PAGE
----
A complementary approach to the growth mindset orientation is appreciative inquiry[1], a concept that engages strengths as a starting place for promoting individual change and growth. Appreciative inquiry has been aptly described as “affirming past and present strengths, successes, and potentials” (Whitney and Cooperrider, 2005, p. 9). Also central to this concept is the expectation “that every organization and community”—and I would add individual—“has many untapped and rich accounts of the positive” (Whitney and Cooperrider, 2005, p. 10). The appreciative inquiry approach has potential to counteract deficits framing and associated limitations that emerge therefrom in that “deficit based change approaches” have been highlighted as having “an unfortunate propensity to reinforce hierarchy” rather than promoting broad based access (Whitney and Cooperrider, 2005, p. 3). An appreciative-inquiring framing of mentoring is tightly linked to strengths-based engagement of mentees and an ability to recognize a range of cultural and navigational capital as foundations from which to launch success (Weiston-Serdan, 2017, p.66).

Readily observed human engagement with plants aligns well with both growth mindset and appreciative inquiry approaches. When a plant, or even a pet, is not faring well in its environment, we ask a multitude of questions about environmental factors (light, water, temperature, nutrients, etc.) that may be suboptimal to support the health and success of the individual organism (Figure 1A). This response is generally distinct from our response with other humans, which frequently highlights presumed weaknesses and deficits. Undeniably, our general human responses to plants in our environment are a proxy for how we can invoke a growth or appreciative inquiry-based mindset rather than a fixed mindset. A comprehensive growth mindset-based approach to mentoring or individual development cultivates a bilateral focus on individuals and environmental contributors in promoting success of individuals. However, in some universities and community-based outreach/engagement programs, as well as with some individual mentoring programs or comprehensive student success or faculty development initiatives, mentors and leaders are beginning to engage questions of the environmental impacts on individual potential for success or growth.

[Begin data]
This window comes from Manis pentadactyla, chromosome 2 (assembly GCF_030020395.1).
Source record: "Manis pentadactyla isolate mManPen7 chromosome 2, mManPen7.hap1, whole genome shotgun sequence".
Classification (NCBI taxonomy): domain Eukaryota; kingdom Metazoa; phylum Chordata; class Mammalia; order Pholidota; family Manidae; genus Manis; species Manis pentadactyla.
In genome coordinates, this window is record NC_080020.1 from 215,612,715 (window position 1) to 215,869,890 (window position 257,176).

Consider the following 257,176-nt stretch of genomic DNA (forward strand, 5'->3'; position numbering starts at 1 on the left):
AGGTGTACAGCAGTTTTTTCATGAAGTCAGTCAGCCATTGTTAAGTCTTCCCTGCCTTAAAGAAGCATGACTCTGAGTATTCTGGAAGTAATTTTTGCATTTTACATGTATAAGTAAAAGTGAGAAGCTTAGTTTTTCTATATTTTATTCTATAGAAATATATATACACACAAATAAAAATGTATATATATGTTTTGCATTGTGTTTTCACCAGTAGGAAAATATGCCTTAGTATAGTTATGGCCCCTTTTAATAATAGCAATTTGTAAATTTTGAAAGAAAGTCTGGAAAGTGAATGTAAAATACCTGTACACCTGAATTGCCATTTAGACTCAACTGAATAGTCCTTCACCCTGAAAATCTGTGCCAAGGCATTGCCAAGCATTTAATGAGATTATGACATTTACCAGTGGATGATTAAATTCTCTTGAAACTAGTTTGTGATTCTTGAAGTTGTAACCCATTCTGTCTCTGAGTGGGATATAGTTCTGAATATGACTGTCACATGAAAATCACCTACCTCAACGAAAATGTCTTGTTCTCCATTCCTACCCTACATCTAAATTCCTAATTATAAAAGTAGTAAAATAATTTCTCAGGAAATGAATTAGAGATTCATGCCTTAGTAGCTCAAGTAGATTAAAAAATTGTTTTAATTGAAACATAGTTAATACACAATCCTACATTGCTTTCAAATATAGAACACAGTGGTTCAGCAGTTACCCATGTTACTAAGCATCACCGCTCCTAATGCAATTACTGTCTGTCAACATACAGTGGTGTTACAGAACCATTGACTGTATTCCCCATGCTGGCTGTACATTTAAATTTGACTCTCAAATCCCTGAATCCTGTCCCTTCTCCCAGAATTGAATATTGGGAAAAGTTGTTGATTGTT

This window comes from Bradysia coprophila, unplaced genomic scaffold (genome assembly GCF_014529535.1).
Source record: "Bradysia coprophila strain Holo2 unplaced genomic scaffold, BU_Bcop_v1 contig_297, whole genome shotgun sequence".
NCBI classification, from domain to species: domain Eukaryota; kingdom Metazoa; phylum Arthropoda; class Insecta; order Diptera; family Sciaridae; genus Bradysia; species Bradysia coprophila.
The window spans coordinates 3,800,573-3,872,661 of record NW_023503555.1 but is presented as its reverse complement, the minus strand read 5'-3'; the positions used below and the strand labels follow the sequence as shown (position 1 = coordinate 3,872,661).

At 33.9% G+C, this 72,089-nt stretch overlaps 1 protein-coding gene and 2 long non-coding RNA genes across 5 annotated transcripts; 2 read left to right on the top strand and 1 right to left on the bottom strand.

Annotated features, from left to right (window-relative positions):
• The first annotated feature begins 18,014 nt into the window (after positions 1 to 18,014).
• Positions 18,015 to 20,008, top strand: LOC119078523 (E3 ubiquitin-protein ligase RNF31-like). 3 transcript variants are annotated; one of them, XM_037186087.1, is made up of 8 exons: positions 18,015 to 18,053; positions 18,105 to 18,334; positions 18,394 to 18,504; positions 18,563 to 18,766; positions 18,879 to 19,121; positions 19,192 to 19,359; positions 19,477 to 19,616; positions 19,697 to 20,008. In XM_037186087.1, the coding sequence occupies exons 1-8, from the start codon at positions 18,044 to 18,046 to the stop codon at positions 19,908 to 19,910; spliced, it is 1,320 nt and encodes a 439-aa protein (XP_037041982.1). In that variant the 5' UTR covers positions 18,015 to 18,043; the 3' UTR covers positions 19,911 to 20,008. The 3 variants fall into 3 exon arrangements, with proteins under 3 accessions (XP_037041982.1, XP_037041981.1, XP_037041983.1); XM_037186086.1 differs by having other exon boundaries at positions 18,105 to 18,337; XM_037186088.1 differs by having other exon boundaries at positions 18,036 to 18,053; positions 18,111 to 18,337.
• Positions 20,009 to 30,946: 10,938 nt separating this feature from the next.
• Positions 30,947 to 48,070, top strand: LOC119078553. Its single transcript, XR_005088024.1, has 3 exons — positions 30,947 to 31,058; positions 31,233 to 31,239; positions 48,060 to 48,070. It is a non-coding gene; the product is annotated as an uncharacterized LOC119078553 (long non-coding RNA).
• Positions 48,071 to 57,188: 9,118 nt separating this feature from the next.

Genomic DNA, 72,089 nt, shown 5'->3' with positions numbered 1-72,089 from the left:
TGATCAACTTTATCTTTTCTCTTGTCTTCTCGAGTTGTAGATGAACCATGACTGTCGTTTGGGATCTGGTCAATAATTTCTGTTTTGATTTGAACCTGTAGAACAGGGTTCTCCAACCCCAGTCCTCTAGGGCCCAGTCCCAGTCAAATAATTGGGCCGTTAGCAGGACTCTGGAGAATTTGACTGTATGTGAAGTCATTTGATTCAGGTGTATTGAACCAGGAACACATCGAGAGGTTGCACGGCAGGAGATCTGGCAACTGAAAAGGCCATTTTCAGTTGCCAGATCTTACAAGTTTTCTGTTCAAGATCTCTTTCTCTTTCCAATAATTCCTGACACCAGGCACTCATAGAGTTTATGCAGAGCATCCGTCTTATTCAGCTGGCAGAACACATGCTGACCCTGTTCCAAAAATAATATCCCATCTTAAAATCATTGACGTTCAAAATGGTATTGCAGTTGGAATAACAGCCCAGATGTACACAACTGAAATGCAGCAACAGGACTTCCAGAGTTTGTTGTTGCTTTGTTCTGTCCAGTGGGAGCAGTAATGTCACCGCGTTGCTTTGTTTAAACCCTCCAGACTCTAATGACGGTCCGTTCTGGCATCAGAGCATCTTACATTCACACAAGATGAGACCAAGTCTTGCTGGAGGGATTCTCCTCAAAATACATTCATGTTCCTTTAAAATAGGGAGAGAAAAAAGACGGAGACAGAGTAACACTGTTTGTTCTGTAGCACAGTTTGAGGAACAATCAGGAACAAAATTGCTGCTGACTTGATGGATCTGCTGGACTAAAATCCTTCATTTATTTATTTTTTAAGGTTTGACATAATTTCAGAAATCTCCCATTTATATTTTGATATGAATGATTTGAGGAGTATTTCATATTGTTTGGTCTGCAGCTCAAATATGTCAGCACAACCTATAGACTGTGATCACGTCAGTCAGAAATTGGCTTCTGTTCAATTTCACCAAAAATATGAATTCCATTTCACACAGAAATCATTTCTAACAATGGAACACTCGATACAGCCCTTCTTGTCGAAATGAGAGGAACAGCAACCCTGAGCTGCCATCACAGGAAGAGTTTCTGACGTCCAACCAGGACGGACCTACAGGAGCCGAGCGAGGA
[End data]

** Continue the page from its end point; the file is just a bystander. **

Individual-environment interactionsIn addition to assessing growth, development and progress from the perspective of each individual, there are specific environmental factors that garner attention when assessing the potential for individual success. Unfortunately, in direct departure from our common responses to plants, we often hesitate to ask questions of the impact of one’s environment on supporting or hampering individual learning and career success. This point is distinctly of interest as we consider parallels to our responses to plant growth in our environments. Indeed, the most common response a caretaker has when a plant exhibits impaired or less than optimal growth is to begin first and foremost with an assessment of the plant’s environment. Frequently asked questions are whether the plant is receiving enough or too much light; whether the nutrients needed to sustain plant life are available, accessible, and sufficient; whether the plant is being watered adequately; whether pests or herbivores are causing life-threatening damage or reduced fitness of the plant. A thorough analysis of the potential impacts of the living and non-living components of a plant’s environment is generally conducted. This assessment generally is then followed by interventions and subsequent valuations of whether the applied mediations to attempt to make things better for the individual plant are actually working. In the event that a plant remains challenged in growth, a common outcome is for the caretaker to determine that the problem lies with their caretaking skills–for example, we frequently hear individuals declaring that they simply don’t have a “green thumb”. Whether the plant itself has a genetic defect or is incapable of growing successfully in its environment, i.e., attributes of a deficit state, are generally the last types of questions that we ask about a plant that is not surviving or thriving in its environment. With other humans, we often do the reverse and can be quick to recognize weaknesses or judge individuals as incapable of growth or progress when challenges arise. We often default to such responses rather than asking bilateral questions about the individual and the environment in which the individual exists. With students, especially those from groups underrepresented in the academy, and with junior faculty, again likely those from groups underrepresented in their disciplines and institutions, this is particularly prevalent. When such minoritized or underrepresented individuals encounter challenges acclimating to or succeeding in particular environments, the first response is often to label them ‘unable to succeed’. The environment is presumed largely innocent of detrimental impacts, or of containing ‘environmental barriers’ to success (Whittaker and Montgomery 2012), which indeed may be limiting the potential of the individual. We need to invoke our natural human responses to plants to probe many aspects of the environment, as well as the efficacy (or lack thereof) of our responsive tending of the environment as critical for promoting success broadly.